An independent commission concluded today that USA Track & Field did not intentionally cover up athletes' positive drug tests but did not follow procedures and was slow to inform authorities about violators.
The panel also divulged that one US athlete, who it refused to name, tested positive for a performance–enhancing steroid before last summer's Olympics, but was allowed to compete at the games.
The commission, created after doping controversies at the Sydney Olympics, sharply criticized USATF for not following procedures designed to promptly identify athletes who used performance–enhancing steroids or other banned drugs.
"Although the commission's own inquiry determined that no positive drug tests were in fact 'covered up,' USATF itself did not receive audit reports that were intended to account for every positive drug test, thereby failing to use a tool it had created to help ensure the integrity of its program," the Independent International Review Commission reported.
The commission also faulted USATF for interpreting athletes' privacy protections too broadly, and refusing to disclose enough information to the sport's international governing body, the International Amateur Athletic Federation, about US athletes suspected of doping violations.
USATF's interpretation was so restrictive that "its effect was to prevent the IAAF from enforcing its own doping controls on an international level," the commission said.
As for disclosing positive drug test results, USATF "did not always do so in a timely fashion ... and frequently did not issue a required public announcement of the violation," the commission said.
For instance, the commission reported USATF did not disclose to the IAAF 17 drug tests from US athletes, and the testing laboratory did not divulge the results until just a few weeks prior to the Olympics.
"Its policy of nondisclosure was, in the commission's view, inconsistent with this stated serious commitment to combat doping in international sport," the commission said.
The commission divulged that one of the 17 cases "involved an athlete who competed in the 2000 Olympics and who had previously tested positive for an anabolic steroid."
The report said USATF originally determined the athlete committed a doping violation, but he or she was subsequently exonerated by an appeals panel shortly before the games.
USATF did not advise the international sports body "of the athlete's identity or the basis on which the athlete was exonerated," the report said.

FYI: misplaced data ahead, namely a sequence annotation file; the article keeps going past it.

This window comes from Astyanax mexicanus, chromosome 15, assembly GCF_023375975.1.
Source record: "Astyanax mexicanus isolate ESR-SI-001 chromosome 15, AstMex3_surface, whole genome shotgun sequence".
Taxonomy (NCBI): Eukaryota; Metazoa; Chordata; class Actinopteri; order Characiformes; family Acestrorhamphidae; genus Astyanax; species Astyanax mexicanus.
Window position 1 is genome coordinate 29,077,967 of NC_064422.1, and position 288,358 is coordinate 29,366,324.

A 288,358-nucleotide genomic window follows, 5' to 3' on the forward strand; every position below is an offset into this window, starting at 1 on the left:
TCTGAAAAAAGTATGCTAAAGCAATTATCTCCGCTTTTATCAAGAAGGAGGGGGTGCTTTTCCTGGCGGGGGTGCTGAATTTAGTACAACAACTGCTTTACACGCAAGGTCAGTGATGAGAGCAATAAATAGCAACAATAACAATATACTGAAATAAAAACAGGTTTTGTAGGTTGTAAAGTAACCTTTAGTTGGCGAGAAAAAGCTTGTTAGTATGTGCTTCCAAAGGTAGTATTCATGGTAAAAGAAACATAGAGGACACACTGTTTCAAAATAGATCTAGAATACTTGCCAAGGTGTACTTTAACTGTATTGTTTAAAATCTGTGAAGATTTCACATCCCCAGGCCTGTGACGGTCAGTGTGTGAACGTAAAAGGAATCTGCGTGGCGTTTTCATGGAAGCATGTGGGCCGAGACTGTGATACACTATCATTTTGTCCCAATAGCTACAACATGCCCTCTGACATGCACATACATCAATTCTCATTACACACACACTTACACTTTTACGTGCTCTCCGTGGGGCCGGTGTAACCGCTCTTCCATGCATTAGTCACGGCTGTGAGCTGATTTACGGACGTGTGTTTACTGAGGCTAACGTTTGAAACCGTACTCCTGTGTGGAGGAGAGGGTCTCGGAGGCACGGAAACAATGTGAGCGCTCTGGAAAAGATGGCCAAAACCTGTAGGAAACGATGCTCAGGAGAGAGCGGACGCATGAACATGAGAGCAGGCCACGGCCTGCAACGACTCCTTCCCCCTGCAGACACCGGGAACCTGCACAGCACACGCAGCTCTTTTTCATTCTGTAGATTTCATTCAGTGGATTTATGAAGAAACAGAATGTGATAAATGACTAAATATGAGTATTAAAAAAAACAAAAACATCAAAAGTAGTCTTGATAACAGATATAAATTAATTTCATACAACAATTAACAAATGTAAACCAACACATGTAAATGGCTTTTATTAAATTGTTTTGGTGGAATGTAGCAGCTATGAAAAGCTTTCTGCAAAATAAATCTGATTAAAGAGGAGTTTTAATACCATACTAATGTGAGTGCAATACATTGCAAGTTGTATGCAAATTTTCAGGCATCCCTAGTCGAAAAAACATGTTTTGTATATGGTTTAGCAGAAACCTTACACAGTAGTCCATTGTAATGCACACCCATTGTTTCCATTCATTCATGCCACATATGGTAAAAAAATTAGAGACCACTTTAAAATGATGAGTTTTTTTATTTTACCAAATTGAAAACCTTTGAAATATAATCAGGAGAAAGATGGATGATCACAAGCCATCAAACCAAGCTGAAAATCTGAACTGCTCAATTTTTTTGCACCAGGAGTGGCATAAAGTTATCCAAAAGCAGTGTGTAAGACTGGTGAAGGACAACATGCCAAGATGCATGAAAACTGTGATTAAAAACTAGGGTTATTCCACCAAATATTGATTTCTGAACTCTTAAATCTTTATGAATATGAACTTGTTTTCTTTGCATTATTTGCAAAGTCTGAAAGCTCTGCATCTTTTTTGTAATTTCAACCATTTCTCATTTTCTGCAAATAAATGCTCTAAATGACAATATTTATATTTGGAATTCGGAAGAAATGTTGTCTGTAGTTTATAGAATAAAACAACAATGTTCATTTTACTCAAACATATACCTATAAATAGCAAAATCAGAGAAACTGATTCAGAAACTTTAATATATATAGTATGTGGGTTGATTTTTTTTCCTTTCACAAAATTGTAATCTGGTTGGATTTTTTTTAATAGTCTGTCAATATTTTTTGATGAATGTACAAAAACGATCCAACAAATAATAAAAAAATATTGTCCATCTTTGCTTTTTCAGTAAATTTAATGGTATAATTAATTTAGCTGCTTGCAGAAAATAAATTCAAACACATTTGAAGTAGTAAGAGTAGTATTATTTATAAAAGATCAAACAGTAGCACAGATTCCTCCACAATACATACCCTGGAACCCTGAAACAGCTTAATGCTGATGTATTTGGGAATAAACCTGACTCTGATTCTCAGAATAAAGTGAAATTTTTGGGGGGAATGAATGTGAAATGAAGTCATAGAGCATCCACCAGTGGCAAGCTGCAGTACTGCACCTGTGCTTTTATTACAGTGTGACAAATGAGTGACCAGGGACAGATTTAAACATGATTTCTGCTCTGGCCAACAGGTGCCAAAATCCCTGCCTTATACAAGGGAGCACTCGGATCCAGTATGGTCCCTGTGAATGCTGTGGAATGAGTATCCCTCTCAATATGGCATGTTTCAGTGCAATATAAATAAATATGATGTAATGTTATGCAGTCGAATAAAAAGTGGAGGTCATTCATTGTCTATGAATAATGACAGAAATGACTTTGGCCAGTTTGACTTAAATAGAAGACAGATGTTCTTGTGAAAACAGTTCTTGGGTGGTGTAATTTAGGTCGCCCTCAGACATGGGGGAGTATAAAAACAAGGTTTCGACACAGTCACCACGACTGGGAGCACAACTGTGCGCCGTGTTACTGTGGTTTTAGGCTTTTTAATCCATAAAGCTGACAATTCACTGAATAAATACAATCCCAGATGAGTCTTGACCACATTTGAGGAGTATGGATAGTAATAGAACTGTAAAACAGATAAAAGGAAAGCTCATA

The independent review commission consisted of a Canadian law professor who specialized in doping cases, the former chief executive of Bethlehem Steel, a barrister from New Zealand, and 1972 Olympic diving medalist Micki King.
Their investigation was handled by prominent Washington attorney Robert Bennett, who represented former President Bill Clinton in the Paula Jones sexual harassment lawsuit.
The commission was asked by the US Olympic Committee and USATF to investigate doping allegations that surfaced at last summer's Olympics.
Most surrounded 1999 world shot put champion C J Hunter, the then–husband of gold medal sprinter Marion Jones. Hunter did not compete at the Olympics after testing positive for steroid use.
International Olympic Committee officials said that Hunter failed four separate tests for steroids, and that USATF did not disclose them in a timely manner.
The independent commission concluded that USATF did inform the IAAF "well in advance of the Olympics" that Hunter had tested positive for the steroid nandrolone. But the commission faulted USATF for failing to inform the U.S. Olympic Committee.
"The Commission is of the view that USATF should have informed USOC of Mr. Hunter's pending positive tests or at a minimum it should have informed the USOC that he was not going to compete in the Olympics," the report said.
The commission faulted USATF for not following several international and U.S. rules, including:
– Following the IAAF's requirement that an athlete be suspended as soon as there is evidence of a doping violation. USATF "declined to enforce the provisional suspension ... because it believed U.S. law precluded it from doing so."
– Complying with some of its doping control regulations for deadlines and reporting requirements.
– Meeting its obligations to inform US and international sports officials of the whereabouts of US athletes, making it harder for US athletes to submit to out–of–competition drug testing.
The commission said USATF's failure to suspend athletes as soon as there was a positive drug test was based solely on concerns that U.S. law prohibits "depriving an athlete of the opportunity to compete without a full adjudicatory hearing."Reuse content